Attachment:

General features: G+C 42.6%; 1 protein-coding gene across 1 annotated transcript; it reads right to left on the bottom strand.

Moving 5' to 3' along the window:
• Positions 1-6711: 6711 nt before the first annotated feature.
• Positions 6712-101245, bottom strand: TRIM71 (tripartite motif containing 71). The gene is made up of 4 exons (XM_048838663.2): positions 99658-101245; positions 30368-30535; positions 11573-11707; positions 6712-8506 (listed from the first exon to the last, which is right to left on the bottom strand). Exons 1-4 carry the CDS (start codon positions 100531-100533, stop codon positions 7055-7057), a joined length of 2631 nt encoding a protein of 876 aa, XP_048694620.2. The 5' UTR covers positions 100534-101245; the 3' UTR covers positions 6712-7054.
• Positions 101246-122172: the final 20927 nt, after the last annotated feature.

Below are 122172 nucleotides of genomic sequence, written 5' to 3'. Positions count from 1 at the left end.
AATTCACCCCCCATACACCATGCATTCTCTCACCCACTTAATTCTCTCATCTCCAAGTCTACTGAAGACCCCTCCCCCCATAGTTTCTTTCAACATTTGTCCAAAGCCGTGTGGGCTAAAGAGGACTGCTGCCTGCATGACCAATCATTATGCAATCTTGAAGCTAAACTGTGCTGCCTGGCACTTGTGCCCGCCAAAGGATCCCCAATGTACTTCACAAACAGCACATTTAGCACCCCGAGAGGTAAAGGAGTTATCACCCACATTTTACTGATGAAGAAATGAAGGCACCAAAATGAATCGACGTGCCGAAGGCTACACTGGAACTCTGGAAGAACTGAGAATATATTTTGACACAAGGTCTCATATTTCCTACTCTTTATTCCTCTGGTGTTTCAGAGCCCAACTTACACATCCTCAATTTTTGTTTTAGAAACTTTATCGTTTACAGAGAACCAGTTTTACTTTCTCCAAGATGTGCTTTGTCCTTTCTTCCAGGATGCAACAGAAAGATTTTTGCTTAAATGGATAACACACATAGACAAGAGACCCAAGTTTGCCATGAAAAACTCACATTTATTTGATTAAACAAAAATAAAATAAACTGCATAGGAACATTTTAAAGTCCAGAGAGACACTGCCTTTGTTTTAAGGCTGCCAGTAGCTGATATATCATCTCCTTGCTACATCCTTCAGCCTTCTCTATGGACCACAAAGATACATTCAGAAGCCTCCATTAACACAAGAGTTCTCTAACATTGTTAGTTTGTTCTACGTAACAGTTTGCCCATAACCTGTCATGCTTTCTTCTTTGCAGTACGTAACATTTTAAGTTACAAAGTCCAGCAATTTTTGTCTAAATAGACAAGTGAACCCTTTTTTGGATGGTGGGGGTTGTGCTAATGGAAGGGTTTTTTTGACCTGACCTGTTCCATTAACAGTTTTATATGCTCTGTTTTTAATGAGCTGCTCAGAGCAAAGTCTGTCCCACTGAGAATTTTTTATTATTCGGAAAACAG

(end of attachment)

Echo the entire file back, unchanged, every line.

General features: G+C 42.6%; 1 protein-coding gene across 1 annotated transcript; it reads right to left on the bottom strand.

Moving 5' to 3' along the window:
• Positions 1-6711: 6711 nt before the first annotated feature.
• Positions 6712-101245, bottom strand: TRIM71 (tripartite motif containing 71). The gene is made up of 4 exons (XM_048838663.2): positions 99658-101245; positions 30368-30535; positions 11573-11707; positions 6712-8506 (listed from the first exon to the last, which is right to left on the bottom strand). Exons 1-4 carry the CDS (start codon positions 100531-100533, stop codon positions 7055-7057), a joined length of 2631 nt encoding a protein of 876 aa, XP_048694620.2. The 5' UTR covers positions 100534-101245; the 3' UTR covers positions 6712-7054.
• Positions 101246-122172: the final 20927 nt, after the last annotated feature.

Below are 122172 nucleotides of genomic sequence, written 5' to 3'. Positions count from 1 at the left end.
AATTCACCCCCCATACACCATGCATTCTCTCACCCACTTAATTCTCTCATCTCCAAGTCTACTGAAGACCCCTCCCCCCATAGTTTCTTTCAACATTTGTCCAAAGCCGTGTGGGCTAAAGAGGACTGCTGCCTGCATGACCAATCATTATGCAATCTTGAAGCTAAACTGTGCTGCCTGGCACTTGTGCCCGCCAAAGGATCCCCAATGTACTTCACAAACAGCACATTTAGCACCCCGAGAGGTAAAGGAGTTATCACCCACATTTTACTGATGAAGAAATGAAGGCACCAAAATGAATCGACGTGCCGAAGGCTACACTGGAACTCTGGAAGAACTGAGAATATATTTTGACACAAGGTCTCATATTTCCTACTCTTTATTCCTCTGGTGTTTCAGAGCCCAACTTACACATCCTCAATTTTTGTTTTAGAAACTTTATCGTTTACAGAGAACCAGTTTTACTTTCTCCAAGATGTGCTTTGTCCTTTCTTCCAGGATGCAACAGAAAGATTTTTGCTTAAATGGATAACACACATAGACAAGAGACCCAAGTTTGCCATGAAAAACTCACATTTATTTGATTAAACAAAAATAAAATAAACTGCATAGGAACATTTTAAAGTCCAGAGAGACACTGCCTTTGTTTTAAGGCTGCCAGTAGCTGATATATCATCTCCTTGCTACATCCTTCAGCCTTCTCTATGGACCACAAAGATACATTCAGAAGCCTCCATTAACACAAGAGTTCTCTAACATTGTTAGTTTGTTCTACGTAACAGTTTGCCCATAACCTGTCATGCTTTCTTCTTTGCAGTACGTAACATTTTAAGTTACAAAGTCCAGCAATTTTTGTCTAAATAGACAAGTGAACCCTTTTTTGGATGGTGGGGGTTGTGCTAATGGAAGGGTTTTTTTGACCTGACCTGTTCCATTAACAGTTTTATATGCTCTGTTTTTAATGAGCTGCTCAGAGCAAAGTCTGTCCCACTGAGAATTTTTTATTATTCGGAAAACAG